Balancing is a synthesis of the competing concerns of takings jurisprudence. In adjusting the benefits and burdens of modern urban society, the legislature is necessarily granted substantial leeway. Only where such adjustments fail to serve any legitimate public interest, are manifestly irrational, or work extreme hardship is a court justified in upsetting legislative choices. The takings clause should not, any more than the modern due process clause, empower the judiciary to substitute its views for those of the legislature concerning the proper balance to be struck.


Whether or not it is analytically useful to treat overregulation of property as a taking, one species of governmental interference surely is: physical appropriation of property. The literal "taking" of tangible  [*981]  property is conceptually and doctrinally distinct from regulatory takings. Where an owner is permanently dispossessed from her property, one need not rely on legal constructs, such as excessive burdens, to justify judicial concern. Thus, the Supreme Court has taken a more active role in cases involving permanent physical occupation of property. Unfortunately, the "possessory takings" doctrine has grown to embrace regulatory interferences which fall far short of appropriation. Indeed, it has been used to invalidate laws which have negligible effect on the property owner's possessory interests.

A. A Hierarchy of Property Rights

In United States v. General Motors Corp., n306 Justice Roberts defined "property," for fifth amendment purposes, as the "group of rights inhering in the citizen's relation to the physical thing." n307 These include "the right to possess, use and dispose of" property. n308 In short, "every sort of interest the citizen may possess." n309 This formulation has evolved into a modern metaphor describing a person's interest in property as a "bundle of rights." n310 The "bundle" contains sticks or "strands," n311 each corresponding to a different interest. n312 Proponents of this imagery believe it is a useful tool to evaluate the effects of government interference with property. It enables the creation of a hierarchy of property rights according to the importance of the various interests  [*982]  involved. Thus, certain property rights may require greater governmental justification for interference, or tolerate less intrusion, than others. n313 For instance, the Court has declared the "right to exclude others [as] one of the most essential sticks in the bundle of rights that are commonly characterized as property." n314

The Court has clearly ascribed greater significance to possessory interests in property than nonpossessory interests. n315 Thus, in contrast to the Court's reluctance to view even substantial loss in value as a regulatory taking, it has readily found a taking when the government or an authorized third party has taken actual possession of property. The "possessory takings" doctrine is indeed much closer to the theoretical basis for treating errant exercises of the police power as "inverse" exercises of condemnation power under eminent domain. It matters not whether the state goes through the formality of transferring title if it physically appropriates property. n316 As a result, early cases held that government action which ousted a property owner from possession was a taking. n317 Inverse condemnation could be found in cases of actual  [*983]  ouster, n318 or where a physical occupation of property under government auspices n319 was accompanied by at least some impediment to the owner's use. n320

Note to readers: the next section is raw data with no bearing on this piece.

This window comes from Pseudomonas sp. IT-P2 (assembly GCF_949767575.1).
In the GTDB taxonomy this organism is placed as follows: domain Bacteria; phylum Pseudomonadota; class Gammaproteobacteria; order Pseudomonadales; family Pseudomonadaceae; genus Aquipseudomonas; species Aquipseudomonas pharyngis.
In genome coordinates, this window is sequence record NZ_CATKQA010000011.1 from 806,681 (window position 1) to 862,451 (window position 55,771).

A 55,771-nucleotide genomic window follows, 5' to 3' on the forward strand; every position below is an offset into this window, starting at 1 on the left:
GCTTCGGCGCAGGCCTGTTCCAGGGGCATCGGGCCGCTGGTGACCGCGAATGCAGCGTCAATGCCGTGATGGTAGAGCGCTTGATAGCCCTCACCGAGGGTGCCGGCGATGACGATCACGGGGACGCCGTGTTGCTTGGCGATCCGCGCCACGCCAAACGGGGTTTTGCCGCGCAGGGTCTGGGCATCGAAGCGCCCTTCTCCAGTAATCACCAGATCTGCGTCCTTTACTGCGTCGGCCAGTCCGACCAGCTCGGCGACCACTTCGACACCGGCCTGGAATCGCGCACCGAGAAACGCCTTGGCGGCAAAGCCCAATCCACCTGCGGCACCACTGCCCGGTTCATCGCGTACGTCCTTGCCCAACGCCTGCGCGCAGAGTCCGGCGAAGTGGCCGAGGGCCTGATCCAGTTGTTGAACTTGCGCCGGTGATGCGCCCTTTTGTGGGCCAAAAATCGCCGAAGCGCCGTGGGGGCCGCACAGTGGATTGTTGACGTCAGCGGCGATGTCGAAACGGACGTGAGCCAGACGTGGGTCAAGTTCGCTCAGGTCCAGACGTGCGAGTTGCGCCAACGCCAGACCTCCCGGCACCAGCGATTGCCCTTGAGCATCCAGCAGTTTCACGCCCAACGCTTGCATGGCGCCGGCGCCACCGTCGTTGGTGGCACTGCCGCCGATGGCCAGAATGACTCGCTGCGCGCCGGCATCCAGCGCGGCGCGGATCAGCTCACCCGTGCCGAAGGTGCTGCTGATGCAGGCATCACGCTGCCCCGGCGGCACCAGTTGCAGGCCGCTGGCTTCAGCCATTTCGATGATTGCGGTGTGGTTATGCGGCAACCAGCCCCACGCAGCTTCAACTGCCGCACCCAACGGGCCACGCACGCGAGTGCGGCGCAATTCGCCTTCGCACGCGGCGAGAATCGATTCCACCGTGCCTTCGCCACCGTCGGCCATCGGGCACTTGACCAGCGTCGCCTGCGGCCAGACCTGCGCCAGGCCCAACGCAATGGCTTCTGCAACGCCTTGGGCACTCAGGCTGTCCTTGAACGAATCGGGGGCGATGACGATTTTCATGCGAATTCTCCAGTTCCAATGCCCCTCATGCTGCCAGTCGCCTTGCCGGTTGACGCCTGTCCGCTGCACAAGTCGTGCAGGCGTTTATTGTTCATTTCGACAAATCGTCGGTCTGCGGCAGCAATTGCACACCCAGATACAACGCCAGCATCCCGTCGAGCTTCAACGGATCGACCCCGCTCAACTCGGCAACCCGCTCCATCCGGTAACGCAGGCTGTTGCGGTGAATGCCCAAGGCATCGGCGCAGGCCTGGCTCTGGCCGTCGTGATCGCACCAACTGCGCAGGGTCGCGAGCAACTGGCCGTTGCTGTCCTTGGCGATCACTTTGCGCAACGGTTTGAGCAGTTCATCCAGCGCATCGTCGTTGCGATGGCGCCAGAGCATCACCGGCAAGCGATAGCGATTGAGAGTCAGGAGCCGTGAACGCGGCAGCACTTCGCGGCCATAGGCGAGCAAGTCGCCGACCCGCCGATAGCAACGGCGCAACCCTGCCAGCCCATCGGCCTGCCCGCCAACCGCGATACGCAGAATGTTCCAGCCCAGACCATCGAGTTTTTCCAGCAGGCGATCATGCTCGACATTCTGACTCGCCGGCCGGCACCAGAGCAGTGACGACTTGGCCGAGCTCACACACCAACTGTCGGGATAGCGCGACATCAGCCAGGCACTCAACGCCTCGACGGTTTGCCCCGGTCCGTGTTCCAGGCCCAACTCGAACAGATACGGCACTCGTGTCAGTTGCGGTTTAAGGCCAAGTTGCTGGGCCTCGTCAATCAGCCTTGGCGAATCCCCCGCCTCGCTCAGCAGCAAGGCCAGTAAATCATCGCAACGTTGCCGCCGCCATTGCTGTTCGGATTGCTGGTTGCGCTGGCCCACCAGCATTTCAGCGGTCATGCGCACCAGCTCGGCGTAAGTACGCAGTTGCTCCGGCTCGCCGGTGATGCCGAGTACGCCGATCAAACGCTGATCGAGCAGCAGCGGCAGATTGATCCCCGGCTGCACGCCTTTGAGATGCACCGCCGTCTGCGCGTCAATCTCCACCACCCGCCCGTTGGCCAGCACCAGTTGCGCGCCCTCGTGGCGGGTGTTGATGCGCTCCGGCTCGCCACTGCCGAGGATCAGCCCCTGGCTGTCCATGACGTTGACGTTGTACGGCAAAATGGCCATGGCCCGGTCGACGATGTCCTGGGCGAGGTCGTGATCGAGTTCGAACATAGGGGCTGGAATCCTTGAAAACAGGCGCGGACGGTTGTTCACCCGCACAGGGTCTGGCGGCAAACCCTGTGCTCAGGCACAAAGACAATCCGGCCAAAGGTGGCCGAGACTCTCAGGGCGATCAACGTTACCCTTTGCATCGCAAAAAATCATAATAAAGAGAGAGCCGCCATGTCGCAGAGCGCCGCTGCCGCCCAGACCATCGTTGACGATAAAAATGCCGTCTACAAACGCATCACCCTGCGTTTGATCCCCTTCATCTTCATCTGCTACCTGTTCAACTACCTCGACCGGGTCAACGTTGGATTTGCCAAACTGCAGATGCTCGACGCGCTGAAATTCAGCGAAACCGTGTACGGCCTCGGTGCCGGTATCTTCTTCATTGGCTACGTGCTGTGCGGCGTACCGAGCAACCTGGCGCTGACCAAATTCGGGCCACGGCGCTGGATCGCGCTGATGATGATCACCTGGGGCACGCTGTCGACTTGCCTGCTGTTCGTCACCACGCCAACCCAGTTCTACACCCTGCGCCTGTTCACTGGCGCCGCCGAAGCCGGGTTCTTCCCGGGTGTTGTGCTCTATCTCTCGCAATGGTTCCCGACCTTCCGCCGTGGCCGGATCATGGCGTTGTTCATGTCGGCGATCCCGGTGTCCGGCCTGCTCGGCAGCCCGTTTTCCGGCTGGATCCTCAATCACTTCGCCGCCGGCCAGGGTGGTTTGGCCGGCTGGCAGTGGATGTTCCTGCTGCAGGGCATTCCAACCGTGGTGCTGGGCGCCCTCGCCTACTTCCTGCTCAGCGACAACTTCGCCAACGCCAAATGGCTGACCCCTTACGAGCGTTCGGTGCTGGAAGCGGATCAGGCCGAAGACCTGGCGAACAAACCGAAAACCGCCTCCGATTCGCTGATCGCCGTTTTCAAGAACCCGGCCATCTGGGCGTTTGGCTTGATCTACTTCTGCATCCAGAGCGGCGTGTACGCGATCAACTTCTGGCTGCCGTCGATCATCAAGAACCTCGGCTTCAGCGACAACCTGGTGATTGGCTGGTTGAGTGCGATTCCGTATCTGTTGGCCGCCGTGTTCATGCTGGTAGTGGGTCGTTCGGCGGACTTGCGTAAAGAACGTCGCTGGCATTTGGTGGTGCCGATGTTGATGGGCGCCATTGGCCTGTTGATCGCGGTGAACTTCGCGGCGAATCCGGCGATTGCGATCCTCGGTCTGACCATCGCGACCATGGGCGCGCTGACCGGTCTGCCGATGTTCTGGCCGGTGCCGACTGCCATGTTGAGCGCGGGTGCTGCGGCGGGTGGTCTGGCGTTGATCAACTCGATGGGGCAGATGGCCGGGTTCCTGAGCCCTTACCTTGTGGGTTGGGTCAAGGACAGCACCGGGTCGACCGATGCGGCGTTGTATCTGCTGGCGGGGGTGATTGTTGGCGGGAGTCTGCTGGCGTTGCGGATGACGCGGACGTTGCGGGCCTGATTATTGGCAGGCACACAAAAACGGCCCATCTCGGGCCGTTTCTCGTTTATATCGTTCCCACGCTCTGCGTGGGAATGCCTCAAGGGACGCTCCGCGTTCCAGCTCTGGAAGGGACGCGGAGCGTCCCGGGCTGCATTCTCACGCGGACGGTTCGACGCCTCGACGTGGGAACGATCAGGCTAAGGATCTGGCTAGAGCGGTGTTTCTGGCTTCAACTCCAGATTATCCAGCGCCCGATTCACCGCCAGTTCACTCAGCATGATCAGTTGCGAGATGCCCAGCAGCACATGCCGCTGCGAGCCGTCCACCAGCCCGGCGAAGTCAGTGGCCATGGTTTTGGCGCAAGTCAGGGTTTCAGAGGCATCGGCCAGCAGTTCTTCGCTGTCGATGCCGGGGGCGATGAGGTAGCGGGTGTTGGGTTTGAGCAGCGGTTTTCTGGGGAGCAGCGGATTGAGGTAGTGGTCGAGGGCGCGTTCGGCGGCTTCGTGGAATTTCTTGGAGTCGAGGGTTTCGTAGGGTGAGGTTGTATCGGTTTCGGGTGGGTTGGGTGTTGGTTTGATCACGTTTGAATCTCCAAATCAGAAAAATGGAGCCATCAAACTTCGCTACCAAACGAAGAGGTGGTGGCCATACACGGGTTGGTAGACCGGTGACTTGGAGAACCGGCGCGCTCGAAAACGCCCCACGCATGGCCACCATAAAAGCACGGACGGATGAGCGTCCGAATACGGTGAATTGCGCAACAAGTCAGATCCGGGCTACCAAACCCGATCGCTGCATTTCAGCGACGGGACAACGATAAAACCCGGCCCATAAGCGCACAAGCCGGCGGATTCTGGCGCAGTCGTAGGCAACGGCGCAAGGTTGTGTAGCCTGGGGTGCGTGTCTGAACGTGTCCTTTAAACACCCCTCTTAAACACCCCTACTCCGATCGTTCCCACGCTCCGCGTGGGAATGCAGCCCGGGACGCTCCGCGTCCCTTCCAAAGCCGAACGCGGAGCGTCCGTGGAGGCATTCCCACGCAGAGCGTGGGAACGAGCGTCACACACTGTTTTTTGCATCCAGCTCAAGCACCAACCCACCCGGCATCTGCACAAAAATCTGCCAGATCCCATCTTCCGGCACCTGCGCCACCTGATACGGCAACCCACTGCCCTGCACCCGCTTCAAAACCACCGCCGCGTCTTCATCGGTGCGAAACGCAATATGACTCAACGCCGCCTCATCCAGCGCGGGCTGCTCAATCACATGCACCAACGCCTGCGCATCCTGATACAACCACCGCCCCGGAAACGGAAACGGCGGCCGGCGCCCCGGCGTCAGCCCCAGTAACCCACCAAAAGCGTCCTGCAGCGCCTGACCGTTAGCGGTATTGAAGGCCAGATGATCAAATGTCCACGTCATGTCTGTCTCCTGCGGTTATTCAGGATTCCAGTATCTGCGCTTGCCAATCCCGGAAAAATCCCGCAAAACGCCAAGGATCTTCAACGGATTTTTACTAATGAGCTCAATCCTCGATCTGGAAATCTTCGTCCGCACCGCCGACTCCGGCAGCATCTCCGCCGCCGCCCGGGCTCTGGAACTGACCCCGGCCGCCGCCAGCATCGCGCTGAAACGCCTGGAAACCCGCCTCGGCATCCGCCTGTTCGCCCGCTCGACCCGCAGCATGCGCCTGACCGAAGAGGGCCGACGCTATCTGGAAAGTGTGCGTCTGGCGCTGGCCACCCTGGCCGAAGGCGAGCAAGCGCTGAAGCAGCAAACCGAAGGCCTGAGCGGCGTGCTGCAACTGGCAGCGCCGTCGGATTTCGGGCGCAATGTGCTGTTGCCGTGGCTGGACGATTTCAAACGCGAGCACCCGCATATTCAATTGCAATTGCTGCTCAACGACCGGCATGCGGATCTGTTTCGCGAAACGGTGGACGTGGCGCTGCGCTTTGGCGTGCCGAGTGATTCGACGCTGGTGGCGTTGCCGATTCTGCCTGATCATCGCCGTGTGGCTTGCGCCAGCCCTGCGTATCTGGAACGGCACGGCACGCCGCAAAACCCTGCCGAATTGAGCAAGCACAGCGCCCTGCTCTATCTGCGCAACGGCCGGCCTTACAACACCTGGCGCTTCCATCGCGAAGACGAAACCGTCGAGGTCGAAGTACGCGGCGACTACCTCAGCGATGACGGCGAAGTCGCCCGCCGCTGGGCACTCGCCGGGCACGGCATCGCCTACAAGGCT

This line of takings jurisprudence assumed new contours in Kaiser-Aetna v. United States. n321 In that case, federal authorities subjected privately developed Kuapa Pond on Oahu Island in Hawaii to a public navigational easement. The Supreme Court concluded that the requirement of public access constituted a taking. Distinguishing Kaiser-Aetna from earlier possessory cases is the fact that the property owner was not ousted or deprived of use; rather, others were granted use rights similar to those of the property owner. What had been taken was superiority of right. The difference between exclusivity and commonality gave value to the property. n322 As the Court reasoned, who would pay for rights in the marina when the imposed navigational servitude made such rights free to the public? In this sense, Kaiser-Aetna can be viewed as regulation which extinguished all value. n323 Yet, the Court announced a categorical  [*984]  rule regarding one of the owner's property "expectancies," the "right to exclude" others. n324 "[W]e hold that the 'right to exclude,' so universally held to be a fundamental element of the property right, falls within this category of interests that the Government cannot take without compensation." n325